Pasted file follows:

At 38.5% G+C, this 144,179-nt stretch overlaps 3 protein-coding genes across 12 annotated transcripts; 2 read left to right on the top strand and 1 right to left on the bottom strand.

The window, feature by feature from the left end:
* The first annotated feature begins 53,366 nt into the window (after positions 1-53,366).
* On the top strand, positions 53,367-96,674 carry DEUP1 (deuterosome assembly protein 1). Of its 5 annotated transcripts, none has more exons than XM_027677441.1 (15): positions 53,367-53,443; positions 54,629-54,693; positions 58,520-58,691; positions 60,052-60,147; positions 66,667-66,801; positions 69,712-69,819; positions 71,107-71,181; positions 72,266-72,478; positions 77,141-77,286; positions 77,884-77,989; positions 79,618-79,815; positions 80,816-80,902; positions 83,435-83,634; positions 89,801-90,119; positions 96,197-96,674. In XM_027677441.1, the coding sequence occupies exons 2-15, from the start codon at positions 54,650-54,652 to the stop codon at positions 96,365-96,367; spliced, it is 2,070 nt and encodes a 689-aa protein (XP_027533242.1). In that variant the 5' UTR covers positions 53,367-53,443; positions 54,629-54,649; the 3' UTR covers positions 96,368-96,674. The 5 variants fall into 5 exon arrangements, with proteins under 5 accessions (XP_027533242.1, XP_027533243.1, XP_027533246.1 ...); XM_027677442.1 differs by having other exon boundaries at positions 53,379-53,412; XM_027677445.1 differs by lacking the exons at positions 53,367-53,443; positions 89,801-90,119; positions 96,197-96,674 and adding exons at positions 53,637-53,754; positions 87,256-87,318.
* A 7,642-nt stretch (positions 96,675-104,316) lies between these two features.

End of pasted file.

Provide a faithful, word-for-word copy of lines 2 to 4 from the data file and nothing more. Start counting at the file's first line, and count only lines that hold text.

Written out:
The window, feature by feature from the left end:
* The first annotated feature begins 53,366 nt into the window (after positions 1-53,366).
* On the top strand, positions 53,367-96,674 carry DEUP1 (deuterosome assembly protein 1). Of its 5 annotated transcripts, none has more exons than XM_027677441.1 (15): positions 53,367-53,443; positions 54,629-54,693; positions 58,520-58,691; positions 60,052-60,147; positions 66,667-66,801; positions 69,712-69,819; positions 71,107-71,181; positions 72,266-72,478; positions 77,141-77,286; positions 77,884-77,989; positions 79,618-79,815; positions 80,816-80,902; positions 83,435-83,634; positions 89,801-90,119; positions 96,197-96,674. In XM_027677441.1, the coding sequence occupies exons 2-15, from the start codon at positions 54,650-54,652 to the stop codon at positions 96,365-96,367; spliced, it is 2,070 nt and encodes a 689-aa protein (XP_027533242.1). In that variant the 5' UTR covers positions 53,367-53,443; positions 54,629-54,649; the 3' UTR covers positions 96,368-96,674. The 5 variants fall into 5 exon arrangements, with proteins under 5 accessions (XP_027533242.1, XP_027533243.1, XP_027533246.1 ...); XM_027677442.1 differs by having other exon boundaries at positions 53,379-53,412; XM_027677445.1 differs by lacking the exons at positions 53,367-53,443; positions 89,801-90,119; positions 96,197-96,674 and adding exons at positions 53,637-53,754; positions 87,256-87,318.